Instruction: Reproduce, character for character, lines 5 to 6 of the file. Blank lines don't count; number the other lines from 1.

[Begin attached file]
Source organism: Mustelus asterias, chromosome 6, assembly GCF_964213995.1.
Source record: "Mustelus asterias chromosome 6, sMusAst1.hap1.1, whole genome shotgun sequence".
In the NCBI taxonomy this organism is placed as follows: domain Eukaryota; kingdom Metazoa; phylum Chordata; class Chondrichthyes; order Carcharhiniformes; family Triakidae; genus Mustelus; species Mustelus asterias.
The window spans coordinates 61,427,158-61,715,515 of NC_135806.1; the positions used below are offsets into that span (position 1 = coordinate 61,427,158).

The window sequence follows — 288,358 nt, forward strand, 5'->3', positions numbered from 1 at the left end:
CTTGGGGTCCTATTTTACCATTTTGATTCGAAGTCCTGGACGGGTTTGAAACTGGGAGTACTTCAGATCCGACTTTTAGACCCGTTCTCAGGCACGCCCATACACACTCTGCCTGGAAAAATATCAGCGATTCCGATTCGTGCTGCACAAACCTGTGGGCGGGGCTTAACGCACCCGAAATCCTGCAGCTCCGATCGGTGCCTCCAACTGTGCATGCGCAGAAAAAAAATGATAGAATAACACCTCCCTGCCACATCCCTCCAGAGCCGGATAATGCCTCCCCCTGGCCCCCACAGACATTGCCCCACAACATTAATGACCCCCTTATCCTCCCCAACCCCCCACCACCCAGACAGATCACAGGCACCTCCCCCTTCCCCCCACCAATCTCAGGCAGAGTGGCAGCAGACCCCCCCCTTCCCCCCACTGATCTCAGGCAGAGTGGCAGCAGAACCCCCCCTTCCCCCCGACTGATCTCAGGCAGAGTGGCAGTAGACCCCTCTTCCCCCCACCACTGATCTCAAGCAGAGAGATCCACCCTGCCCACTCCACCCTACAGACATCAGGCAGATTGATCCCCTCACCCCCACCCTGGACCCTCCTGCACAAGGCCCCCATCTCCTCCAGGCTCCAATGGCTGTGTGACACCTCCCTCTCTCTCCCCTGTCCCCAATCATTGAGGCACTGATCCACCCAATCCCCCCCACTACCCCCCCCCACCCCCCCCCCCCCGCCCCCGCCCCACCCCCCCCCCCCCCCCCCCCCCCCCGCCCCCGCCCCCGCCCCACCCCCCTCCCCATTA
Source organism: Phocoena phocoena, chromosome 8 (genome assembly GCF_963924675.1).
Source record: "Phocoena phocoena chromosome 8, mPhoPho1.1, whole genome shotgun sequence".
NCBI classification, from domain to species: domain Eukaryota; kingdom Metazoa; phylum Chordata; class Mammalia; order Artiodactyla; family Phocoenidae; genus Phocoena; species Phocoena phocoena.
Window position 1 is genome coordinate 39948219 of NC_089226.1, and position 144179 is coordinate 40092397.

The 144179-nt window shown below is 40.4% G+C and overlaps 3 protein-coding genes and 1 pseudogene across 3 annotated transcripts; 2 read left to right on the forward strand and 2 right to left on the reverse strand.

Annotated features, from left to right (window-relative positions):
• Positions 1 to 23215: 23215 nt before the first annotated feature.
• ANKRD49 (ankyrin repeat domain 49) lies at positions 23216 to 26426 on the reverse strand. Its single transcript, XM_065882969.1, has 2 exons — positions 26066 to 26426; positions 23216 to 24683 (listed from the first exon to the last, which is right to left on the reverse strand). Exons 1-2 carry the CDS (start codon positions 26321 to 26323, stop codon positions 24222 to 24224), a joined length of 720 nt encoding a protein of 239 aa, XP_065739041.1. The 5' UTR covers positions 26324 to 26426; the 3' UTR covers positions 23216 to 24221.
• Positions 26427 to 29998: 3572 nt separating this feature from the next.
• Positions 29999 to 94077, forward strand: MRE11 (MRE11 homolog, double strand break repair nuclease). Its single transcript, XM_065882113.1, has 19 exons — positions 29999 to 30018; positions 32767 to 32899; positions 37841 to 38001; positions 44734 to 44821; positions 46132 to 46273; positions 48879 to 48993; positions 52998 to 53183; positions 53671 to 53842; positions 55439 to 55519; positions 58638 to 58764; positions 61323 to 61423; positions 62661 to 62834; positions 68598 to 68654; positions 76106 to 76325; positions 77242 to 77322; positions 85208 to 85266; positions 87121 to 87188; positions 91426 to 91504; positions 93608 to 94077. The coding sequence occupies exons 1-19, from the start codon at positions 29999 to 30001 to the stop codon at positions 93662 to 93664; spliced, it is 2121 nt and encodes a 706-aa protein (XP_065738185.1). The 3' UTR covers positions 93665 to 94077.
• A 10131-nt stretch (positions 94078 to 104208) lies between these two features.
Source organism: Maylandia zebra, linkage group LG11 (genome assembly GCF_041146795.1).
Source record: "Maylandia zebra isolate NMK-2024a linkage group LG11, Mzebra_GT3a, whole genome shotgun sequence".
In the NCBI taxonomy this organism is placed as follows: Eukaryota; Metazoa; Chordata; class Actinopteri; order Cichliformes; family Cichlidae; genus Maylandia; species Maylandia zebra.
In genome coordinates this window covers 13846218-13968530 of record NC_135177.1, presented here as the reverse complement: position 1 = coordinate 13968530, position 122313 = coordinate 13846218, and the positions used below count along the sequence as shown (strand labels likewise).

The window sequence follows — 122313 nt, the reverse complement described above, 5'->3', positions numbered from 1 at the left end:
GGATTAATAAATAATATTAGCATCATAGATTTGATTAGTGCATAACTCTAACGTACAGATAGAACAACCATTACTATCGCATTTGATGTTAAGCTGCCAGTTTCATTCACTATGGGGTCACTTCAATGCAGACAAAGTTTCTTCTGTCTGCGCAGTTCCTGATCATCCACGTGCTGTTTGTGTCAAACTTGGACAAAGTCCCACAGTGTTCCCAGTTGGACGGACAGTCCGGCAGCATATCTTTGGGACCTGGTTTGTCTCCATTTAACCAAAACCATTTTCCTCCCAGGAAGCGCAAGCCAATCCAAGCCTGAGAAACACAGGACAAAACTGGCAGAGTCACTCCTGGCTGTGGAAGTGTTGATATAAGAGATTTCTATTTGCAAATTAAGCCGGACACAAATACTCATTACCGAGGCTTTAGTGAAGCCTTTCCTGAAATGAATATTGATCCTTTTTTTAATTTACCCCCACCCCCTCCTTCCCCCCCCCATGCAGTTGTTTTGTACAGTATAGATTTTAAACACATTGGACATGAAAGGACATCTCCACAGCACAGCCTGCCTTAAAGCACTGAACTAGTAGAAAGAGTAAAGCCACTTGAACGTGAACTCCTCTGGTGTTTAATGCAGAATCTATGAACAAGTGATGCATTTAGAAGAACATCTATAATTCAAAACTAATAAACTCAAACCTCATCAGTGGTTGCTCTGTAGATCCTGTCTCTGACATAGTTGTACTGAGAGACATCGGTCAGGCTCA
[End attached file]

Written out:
The window sequence follows — 288,358 nt, forward strand, 5'->3', positions numbered from 1 at the left end:
CTTGGGGTCCTATTTTACCATTTTGATTCGAAGTCCTGGACGGGTTTGAAACTGGGAGTACTTCAGATCCGACTTTTAGACCCGTTCTCAGGCACGCCCATACACACTCTGCCTGGAAAAATATCAGCGATTCCGATTCGTGCTGCACAAACCTGTGGGCGGGGCTTAACGCACCCGAAATCCTGCAGCTCCGATCGGTGCCTCCAACTGTGCATGCGCAGAAAAAAAATGATAGAATAACACCTCCCTGCCACATCCCTCCAGAGCCGGATAATGCCTCCCCCTGGCCCCCACAGACATTGCCCCACAACATTAATGACCCCCTTATCCTCCCCAACCCCCCACCACCCAGACAGATCACAGGCACCTCCCCCTTCCCCCCACCAATCTCAGGCAGAGTGGCAGCAGACCCCCCCCTTCCCCCCACTGATCTCAGGCAGAGTGGCAGCAGAACCCCCCCTTCCCCCCGACTGATCTCAGGCAGAGTGGCAGTAGACCCCTCTTCCCCCCACCACTGATCTCAAGCAGAGAGATCCACCCTGCCCACTCCACCCTACAGACATCAGGCAGATTGATCCCCTCACCCCCACCCTGGACCCTCCTGCACAAGGCCCCCATCTCCTCCAGGCTCCAATGGCTGTGTGACACCTCCCTCTCTCTCCCCTGTCCCCAATCATTGAGGCACTGATCCACCCAATCCCCCCCACTACCCCCCCCCACCCCCCCCCCCCCGCCCCCGCCCCACCCCCCCCCCCCCCCCCCCCCCCCCGCCCCCGCCCCCGCCCCACCCCCCTCCCCATTA